Vivek Shraya & Ness Lee's Death Threat aims to spark conversations about online trolling and abuse
Vivek Shraya is a critically acclaimed writer, musician, scholar and visual artist based in Calgary. She teamed up with visual artist Ness Lee to create the graphic novel Death Threat, an autobiographical work that articulates Shraya's experience of receiving abuse online.
Shraya and Lee use text, colour and illustration to effectively explore what abuse means in the digital age.
Vivek Shraya: "A couple of years ago when people would say something hateful on the Internet they would like block out their name and they wouldn't use the image. You could always tell who a troll was on Twitter.
"But increasingly there are no systems in place to really protect people from being trolled. I find that trolls no longer have to be anonymous or care about their anonymity.
"I would love this book to be part of a broader conversation. Instead of just subscribing to this 'turn the other cheek' approach to trolling, we should continue to think about better ways to be addressing hateful behaviour on the Internet."
Ness Lee: "It was really great working together in terms of vocalizing visuals and seeing what we wanted to put forth. I think Vivek suggested variations in tones, when I usually work in black and white. So it challenged me in terms of considering colour. It was great in terms of pushing a vision, and in showing me how colours can express emotion and also tell a different story."
Shraya: "Because of the way that the [email] messages have — for better or for worse — a kind of poetic quality, it was really hard for me not to imagine that in my mind. I could see these images very vividly. So I arrived at this idea that it might be empowering to turn the project into a comic book."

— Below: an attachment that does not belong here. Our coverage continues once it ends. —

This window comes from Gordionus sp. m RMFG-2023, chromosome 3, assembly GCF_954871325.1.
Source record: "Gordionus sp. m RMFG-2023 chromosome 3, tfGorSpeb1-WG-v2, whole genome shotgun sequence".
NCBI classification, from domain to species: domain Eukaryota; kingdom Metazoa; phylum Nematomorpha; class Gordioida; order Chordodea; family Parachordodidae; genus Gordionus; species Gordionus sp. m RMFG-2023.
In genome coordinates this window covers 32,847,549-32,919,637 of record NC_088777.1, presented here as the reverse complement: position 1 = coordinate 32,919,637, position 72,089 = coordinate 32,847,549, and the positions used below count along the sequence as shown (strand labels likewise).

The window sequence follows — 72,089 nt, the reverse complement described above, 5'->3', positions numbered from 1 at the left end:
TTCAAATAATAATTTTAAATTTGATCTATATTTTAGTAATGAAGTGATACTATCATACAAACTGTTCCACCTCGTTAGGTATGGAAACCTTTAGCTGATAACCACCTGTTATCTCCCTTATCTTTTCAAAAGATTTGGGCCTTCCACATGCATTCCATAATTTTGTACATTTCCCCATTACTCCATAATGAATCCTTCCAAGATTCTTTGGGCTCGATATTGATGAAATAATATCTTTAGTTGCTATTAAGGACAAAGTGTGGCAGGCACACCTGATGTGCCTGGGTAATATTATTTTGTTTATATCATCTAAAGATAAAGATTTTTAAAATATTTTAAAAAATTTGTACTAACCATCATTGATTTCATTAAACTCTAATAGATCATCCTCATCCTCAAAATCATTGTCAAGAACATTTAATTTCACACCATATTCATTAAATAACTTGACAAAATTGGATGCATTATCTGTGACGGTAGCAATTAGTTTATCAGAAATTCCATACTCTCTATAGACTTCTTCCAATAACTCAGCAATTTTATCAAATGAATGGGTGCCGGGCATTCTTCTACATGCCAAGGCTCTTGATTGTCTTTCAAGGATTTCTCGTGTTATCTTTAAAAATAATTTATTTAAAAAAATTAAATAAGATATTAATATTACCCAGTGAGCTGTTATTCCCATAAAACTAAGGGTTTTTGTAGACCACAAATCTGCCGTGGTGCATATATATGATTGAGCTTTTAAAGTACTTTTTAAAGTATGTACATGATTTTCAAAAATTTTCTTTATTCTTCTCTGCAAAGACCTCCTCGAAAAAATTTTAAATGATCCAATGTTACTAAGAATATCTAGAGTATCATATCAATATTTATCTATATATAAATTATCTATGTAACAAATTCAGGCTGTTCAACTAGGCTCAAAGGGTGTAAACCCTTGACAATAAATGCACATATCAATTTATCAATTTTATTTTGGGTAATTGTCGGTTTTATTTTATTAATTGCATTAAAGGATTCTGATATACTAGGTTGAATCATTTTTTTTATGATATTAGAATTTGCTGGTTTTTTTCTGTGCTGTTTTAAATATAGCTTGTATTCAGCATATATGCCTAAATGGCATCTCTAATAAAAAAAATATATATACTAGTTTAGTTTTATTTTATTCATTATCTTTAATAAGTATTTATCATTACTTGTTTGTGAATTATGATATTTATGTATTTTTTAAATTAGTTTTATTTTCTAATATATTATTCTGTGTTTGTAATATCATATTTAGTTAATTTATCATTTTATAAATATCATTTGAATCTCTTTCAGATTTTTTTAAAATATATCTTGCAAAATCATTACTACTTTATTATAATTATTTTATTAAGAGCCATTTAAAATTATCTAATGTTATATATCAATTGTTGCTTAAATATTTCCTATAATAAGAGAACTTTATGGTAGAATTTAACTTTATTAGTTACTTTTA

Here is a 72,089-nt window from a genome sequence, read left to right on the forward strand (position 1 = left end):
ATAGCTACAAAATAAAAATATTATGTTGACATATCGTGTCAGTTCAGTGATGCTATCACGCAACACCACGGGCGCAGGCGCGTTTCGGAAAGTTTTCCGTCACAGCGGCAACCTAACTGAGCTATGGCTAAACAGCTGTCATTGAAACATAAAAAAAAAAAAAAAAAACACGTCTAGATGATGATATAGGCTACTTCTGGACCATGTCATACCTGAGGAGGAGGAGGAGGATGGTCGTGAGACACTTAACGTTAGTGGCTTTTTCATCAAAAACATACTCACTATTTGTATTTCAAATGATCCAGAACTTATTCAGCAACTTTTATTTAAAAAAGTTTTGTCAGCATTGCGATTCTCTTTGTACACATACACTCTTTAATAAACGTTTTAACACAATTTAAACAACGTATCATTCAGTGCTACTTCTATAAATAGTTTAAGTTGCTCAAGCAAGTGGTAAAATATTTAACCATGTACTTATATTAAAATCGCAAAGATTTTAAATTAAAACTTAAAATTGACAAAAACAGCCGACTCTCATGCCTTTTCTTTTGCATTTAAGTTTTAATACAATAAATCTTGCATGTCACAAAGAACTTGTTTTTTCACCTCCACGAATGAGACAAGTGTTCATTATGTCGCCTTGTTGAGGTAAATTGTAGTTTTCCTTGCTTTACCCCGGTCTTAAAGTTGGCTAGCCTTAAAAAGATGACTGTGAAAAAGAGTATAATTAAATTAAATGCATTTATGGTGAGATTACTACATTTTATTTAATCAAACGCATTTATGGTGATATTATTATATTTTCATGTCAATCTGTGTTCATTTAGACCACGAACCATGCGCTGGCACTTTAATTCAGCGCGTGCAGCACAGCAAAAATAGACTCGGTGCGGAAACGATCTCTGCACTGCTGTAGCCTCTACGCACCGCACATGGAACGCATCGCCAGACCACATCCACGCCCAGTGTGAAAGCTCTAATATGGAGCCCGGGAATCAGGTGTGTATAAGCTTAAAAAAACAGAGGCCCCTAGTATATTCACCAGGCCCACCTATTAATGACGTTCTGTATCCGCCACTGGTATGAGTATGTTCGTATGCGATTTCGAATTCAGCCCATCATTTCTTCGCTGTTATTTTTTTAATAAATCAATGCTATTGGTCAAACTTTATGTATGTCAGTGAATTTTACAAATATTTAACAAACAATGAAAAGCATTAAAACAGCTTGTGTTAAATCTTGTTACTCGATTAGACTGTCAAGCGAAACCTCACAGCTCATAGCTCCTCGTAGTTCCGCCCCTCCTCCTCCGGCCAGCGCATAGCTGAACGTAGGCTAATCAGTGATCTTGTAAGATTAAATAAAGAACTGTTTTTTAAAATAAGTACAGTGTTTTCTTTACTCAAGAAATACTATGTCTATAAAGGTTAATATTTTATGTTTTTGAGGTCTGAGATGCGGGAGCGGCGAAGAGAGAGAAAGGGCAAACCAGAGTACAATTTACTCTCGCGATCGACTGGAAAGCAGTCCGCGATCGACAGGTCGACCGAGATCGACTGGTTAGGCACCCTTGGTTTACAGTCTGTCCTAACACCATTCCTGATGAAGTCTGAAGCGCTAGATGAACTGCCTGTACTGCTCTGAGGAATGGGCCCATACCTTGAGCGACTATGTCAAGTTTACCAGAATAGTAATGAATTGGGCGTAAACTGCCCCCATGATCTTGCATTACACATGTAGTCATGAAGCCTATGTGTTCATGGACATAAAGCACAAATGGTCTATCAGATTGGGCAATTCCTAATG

Shraya: "When you're collaborating with another artist, especially one you admire, you want to make sure that they have as much space and freedom to be themselves. You never want to impose on their vision. I felt like Ness was always open to my ideas. She was receptive to hearing what I was imagining, what I was seeing."
A learning process
Lee: "I definitely did not anticipate all the ins and outs, all the little things that we had to consider in producing it. There was a lot of communication with the publishers as well."
Shraya: "It takes time to find a voice and style. I feel like so much of Ness' work is about telling someone else's story. I feel like there's a greater responsibility when you're trying to bring out someone else's story. How do you represent them? How do you draw them? How do you know?"
Approaching a new medium
Shraya: "Because I'm someone who loves exploring different mediums of art, I always worry that it comes across like me being an interloper. I never want to be disrespectful to people who have been engaging in their respective mediums for years. I think my biggest fears are around the graphic novel community and in hoping this book will be received as a gesture that comes from deep admiration and appreciation for the format."
Lee: "I was nervous of how the book would be perceived in my comparison to my other work, my drawings and illustrations. In that sense I felt really good that I was able to explore and let go."
Vivek Shraya and Ness Lee's comments have been edited for length and clarity.